All the projects will be constructed on a small scale at the same South Maui site to determine the estimated costs, land area and maintenance required to accomplish large-scale goals, like treating 3 to 5 million gallons of wastewater a day, Sturm said.

One of the three projects — the use of vetiver grass — is already underway on a half-acre leased from Haleakala Ranch next to the Kihei Wastewater Reclamation Facility.

According to John Astilla, owner of Sunshine Vetiver Solutions, the long-living and noninvasive vetiver grass can grow roots up to 12 feet into the ground and is efficient at absorbing and removing phosphorus, nitrogen and other nutrients and pollutants that come out of Kihei’s wastewater plant before they reach the ocean.

“It’s truly unique in that it can quickly reduce the amount of nutrients,” he said Wednesday night. “And another benefit with such a dense root system is that it has the ability to bind heavy metals and pharmaceuticals that other filtration processes might miss.”

Vetiver grass is commonly used for erosion control and to reduce sediment flow into streams, but will now be tested for the first time in Hawaii as a way to treat wastewater, he added.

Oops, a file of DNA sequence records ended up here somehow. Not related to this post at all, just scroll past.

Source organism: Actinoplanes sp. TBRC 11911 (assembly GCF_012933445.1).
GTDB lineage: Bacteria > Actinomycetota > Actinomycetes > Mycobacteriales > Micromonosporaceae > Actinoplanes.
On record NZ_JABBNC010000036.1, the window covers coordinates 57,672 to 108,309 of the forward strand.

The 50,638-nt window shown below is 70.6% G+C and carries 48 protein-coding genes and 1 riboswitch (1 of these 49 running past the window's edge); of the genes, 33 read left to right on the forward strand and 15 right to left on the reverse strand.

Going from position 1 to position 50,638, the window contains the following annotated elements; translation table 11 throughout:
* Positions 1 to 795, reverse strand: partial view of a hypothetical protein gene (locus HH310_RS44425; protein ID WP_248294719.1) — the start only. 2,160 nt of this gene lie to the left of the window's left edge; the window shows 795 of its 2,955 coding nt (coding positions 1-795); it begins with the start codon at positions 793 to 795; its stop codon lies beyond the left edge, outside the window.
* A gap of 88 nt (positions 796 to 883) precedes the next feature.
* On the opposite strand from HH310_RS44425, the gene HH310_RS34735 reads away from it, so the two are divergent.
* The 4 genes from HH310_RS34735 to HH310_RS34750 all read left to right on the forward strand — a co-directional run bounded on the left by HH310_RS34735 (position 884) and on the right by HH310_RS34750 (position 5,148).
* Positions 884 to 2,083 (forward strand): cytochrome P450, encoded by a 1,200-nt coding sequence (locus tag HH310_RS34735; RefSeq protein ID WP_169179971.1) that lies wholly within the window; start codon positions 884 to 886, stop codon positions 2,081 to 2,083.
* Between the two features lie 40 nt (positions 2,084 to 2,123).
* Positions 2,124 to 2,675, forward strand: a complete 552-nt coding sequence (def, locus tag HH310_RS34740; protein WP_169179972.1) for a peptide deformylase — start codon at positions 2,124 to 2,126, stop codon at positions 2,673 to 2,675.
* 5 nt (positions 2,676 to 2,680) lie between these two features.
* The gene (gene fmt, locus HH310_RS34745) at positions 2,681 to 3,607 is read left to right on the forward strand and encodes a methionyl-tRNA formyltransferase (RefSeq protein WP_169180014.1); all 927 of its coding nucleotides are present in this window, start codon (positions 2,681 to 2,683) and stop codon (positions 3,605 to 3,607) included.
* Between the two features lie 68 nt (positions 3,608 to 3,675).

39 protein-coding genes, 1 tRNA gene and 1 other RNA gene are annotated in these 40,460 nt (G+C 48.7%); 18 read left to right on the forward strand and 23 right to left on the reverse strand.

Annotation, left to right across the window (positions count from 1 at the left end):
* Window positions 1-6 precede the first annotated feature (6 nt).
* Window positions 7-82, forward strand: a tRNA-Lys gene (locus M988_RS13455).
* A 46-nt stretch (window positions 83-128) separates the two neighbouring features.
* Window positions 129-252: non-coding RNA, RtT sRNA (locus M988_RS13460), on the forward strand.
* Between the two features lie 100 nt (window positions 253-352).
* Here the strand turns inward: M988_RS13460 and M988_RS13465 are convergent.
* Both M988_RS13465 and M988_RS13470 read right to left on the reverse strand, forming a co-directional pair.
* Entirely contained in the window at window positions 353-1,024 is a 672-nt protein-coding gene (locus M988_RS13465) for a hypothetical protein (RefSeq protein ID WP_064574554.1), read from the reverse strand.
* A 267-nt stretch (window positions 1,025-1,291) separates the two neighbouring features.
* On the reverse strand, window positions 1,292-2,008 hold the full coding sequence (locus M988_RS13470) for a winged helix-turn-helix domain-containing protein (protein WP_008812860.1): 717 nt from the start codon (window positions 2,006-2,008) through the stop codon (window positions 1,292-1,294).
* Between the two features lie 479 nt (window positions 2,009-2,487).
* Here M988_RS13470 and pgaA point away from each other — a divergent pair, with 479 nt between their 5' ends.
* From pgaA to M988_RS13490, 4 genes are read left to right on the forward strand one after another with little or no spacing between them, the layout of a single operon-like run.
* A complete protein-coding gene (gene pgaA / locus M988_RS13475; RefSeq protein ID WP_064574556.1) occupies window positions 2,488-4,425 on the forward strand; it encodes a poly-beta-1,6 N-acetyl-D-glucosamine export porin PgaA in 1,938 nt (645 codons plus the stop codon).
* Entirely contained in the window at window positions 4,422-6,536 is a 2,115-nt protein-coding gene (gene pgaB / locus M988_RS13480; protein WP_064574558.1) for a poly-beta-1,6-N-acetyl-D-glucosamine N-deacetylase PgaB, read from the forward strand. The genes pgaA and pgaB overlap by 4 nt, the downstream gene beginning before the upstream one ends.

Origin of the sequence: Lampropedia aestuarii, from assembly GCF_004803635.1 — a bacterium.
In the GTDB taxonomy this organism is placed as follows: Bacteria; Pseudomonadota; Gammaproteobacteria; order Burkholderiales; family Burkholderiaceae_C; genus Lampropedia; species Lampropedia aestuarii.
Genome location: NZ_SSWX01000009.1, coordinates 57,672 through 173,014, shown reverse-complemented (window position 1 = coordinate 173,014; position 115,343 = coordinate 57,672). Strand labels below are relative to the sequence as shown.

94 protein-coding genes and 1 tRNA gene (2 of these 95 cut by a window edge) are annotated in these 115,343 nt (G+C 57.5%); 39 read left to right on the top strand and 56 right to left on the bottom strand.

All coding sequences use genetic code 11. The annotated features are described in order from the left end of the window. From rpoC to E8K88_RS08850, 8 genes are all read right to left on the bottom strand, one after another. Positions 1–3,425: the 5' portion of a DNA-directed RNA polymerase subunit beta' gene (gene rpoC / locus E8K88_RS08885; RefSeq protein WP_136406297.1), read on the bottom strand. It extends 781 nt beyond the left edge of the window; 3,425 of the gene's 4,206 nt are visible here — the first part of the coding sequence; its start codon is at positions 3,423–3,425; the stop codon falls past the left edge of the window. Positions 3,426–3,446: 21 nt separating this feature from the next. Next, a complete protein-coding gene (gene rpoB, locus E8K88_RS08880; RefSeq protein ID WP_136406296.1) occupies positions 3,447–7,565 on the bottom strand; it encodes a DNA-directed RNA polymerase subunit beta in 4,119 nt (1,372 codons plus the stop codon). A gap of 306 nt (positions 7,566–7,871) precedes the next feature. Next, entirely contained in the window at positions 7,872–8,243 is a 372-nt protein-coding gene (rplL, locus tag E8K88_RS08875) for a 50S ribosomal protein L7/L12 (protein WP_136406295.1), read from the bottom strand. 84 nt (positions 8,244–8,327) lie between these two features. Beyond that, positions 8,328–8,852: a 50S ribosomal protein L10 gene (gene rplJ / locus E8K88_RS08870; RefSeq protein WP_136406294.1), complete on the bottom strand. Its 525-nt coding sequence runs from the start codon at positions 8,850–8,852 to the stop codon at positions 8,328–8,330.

Used in Hawaii for more than 30 years, vetiver grass consumes water and nutrients year-round, unlike other crops or grasses.

The vetiver project resembles a garden, and a similar system can be quickly installed, Astilla said. The site uses a combination of irrigation and drip sprinklers, which “allows us to quickly ramp up the amount of water that can be applied to the reuse site, or if demand is high from other recycled users, we can scale down quickly.”

In April, the vetiver patch used 140,000 gallons of wastewater; an acre of vetiver can process about 11,000 to 12,000 gallons per day. Astilla said that about 100 acres would be needed to dispose of Maui’s current excess R-1 water.

“The plants are only two to three months old and already they are consuming and using up the high end of what we modeled,” he added. “By the time this grass matures, we’re hoping to double or triple the amount of water that can be reused on this small site.”

Erosion control can also be combined with wastewater treatment on land where vetiver is planted, which would save space and also help to “quickly ramp up the county’s goal of 100 percent reuse as well as preventing land-based pollutants from entering our waterways and reaching the coast,” Astilla said.

The second pilot project involves a “denitrifying bioreactor” and filtration system that’s comparable to a home Brita water filter, Sturm said. It removes nitrogen and nitrogen compounds and has the potential to purify the wastewater to drinking water standards and for reuse in agricultural purposes or for safe injection.

The project requires digging a trench and filling it with wood chips and sand, which serve as fuel for bacteria to break down contaminants in the flowing water. A similar model was built by Ridge to Reefs at Kaanapali Golf Course and reduced nitrogen and phosphorus by 50 percent after it was installed.